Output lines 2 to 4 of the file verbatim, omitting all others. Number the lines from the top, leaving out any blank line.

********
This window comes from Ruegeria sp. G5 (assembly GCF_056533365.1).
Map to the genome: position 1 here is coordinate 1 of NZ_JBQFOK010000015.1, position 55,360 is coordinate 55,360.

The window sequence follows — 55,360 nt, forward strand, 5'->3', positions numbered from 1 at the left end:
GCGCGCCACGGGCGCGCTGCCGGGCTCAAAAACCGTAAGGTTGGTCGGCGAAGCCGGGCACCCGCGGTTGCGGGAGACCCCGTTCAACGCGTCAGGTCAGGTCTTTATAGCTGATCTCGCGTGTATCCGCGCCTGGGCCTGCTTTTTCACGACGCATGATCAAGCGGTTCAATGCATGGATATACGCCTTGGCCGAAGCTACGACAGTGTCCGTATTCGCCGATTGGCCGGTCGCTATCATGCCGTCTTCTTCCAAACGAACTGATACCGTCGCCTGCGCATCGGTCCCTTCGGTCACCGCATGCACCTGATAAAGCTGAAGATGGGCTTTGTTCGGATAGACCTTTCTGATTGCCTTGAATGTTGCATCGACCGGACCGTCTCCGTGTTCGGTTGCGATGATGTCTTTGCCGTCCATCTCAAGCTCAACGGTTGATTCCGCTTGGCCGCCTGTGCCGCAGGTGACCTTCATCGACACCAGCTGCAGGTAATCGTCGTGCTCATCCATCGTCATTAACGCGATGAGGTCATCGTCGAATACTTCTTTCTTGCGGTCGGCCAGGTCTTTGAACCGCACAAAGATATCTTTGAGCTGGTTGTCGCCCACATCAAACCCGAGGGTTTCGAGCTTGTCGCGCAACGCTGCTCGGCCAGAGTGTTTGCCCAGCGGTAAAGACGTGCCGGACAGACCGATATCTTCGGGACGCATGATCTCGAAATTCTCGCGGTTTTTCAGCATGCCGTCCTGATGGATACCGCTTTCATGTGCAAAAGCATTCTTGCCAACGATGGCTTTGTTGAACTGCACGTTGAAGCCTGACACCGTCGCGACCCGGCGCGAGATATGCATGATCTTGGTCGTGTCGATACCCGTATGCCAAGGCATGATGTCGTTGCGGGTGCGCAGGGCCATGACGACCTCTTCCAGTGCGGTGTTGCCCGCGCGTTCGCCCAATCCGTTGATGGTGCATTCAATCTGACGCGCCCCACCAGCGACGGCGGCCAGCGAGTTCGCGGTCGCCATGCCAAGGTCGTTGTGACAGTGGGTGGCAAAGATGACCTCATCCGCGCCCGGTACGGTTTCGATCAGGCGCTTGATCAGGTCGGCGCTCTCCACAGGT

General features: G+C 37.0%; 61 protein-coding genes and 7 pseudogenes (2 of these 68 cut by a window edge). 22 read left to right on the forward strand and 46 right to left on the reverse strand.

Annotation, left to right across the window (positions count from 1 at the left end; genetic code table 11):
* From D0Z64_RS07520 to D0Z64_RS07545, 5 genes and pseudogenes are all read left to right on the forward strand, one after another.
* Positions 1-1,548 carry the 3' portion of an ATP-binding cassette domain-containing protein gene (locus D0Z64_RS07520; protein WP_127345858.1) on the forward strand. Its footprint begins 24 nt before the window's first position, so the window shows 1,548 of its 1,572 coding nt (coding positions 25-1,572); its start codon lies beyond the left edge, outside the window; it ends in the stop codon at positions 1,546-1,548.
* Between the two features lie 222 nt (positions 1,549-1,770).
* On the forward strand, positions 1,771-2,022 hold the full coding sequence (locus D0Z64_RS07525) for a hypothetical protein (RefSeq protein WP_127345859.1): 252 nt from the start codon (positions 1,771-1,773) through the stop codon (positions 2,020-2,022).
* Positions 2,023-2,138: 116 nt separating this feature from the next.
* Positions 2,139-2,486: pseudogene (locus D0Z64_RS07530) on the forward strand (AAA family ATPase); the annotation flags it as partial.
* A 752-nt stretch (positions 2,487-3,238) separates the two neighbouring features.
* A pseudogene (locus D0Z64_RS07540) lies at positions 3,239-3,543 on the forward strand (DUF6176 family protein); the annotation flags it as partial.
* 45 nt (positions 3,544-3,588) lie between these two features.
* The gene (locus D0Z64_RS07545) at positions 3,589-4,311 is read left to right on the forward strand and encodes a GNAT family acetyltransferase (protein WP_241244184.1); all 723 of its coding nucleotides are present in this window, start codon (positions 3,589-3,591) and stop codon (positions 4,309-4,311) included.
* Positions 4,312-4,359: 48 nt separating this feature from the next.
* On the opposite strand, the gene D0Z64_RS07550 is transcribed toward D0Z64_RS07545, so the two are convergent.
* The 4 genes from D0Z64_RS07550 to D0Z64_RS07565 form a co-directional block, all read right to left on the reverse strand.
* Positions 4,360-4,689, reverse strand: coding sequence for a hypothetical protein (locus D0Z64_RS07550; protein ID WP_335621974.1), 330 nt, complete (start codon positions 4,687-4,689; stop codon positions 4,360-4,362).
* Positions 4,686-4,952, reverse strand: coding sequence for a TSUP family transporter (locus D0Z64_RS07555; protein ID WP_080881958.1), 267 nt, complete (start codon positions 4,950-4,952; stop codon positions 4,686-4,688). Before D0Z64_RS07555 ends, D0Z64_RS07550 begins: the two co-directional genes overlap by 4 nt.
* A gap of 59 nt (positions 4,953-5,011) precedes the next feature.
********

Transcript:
Map to the genome: position 1 here is coordinate 1 of NZ_JBQFOK010000015.1, position 55,360 is coordinate 55,360.

The window sequence follows — 55,360 nt, forward strand, 5'->3', positions numbered from 1 at the left end:
GCGCGCCACGGGCGCGCTGCCGGGCTCAAAAACCGTAAGGTTGGTCGGCGAAGCCGGGCACCCGCGGTTGCGGGAGACCCCGTTCAACGCGTCAGGTCAGGTCTTTATAGCTGATCTCGCGTGTATCCGCGCCTGGGCCTGCTTTTTCACGACGCATGATCAAGCGGTTCAATGCATGGATATACGCCTTGGCCGAAGCTACGACAGTGTCCGTATTCGCCGATTGGCCGGTCGCTATCATGCCGTCTTCTTCCAAACGAACTGATACCGTCGCCTGCGCATCGGTCCCTTCGGTCACCGCATGCACCTGATAAAGCTGAAGATGGGCTTTGTTCGGATAGACCTTTCTGATTGCCTTGAATGTTGCATCGACCGGACCGTCTCCGTGTTCGGTTGCGATGATGTCTTTGCCGTCCATCTCAAGCTCAACGGTTGATTCCGCTTGGCCGCCTGTGCCGCAGGTGACCTTCATCGACACCAGCTGCAGGTAATCGTCGTGCTCATCCATCGTCATTAACGCGATGAGGTCATCGTCGAATACTTCTTTCTTGCGGTCGGCCAGGTCTTTGAACCGCACAAAGATATCTTTGAGCTGGTTGTCGCCCACATCAAACCCGAGGGTTTCGAGCTTGTCGCGCAACGCTGCTCGGCCAGAGTGTTTGCCCAGCGGTAAAGACGTGCCGGACAGACCGATATCTTCGGGACGCATGATCTCGAAATTCTCGCGGTTTTTCAGCATGCCGTCCTGATGGATACCGCTTTCATGTGCAAAAGCATTCTTGCCAACGATGGCTTTGTTGAACTGCACGTTGAAGCCTGACACCGTCGCGACCCGGCGCGAGATATGCATGATCTTGGTCGTGTCGATACCCGTATGCCAAGGCATGATGTCGTTGCGGGTGCGCAGGGCCATGACGACCTCTTCCAGTGCGGTGTTGCCCGCGCGTTCGCCCAATCCGTTGATGGTGCATTCAATCTGACGCGCCCCACCAGCGACGGCGGCCAGCGAGTTCGCGGTCGCCATGCCAAGGTCGTTGTGACAGTGGGTGGCAAAGATGACCTCATCCGCGCCCGGTACGGTTTCGATCAGGCGCTTGATCAGGTCGGCGCTCTCCACAGGT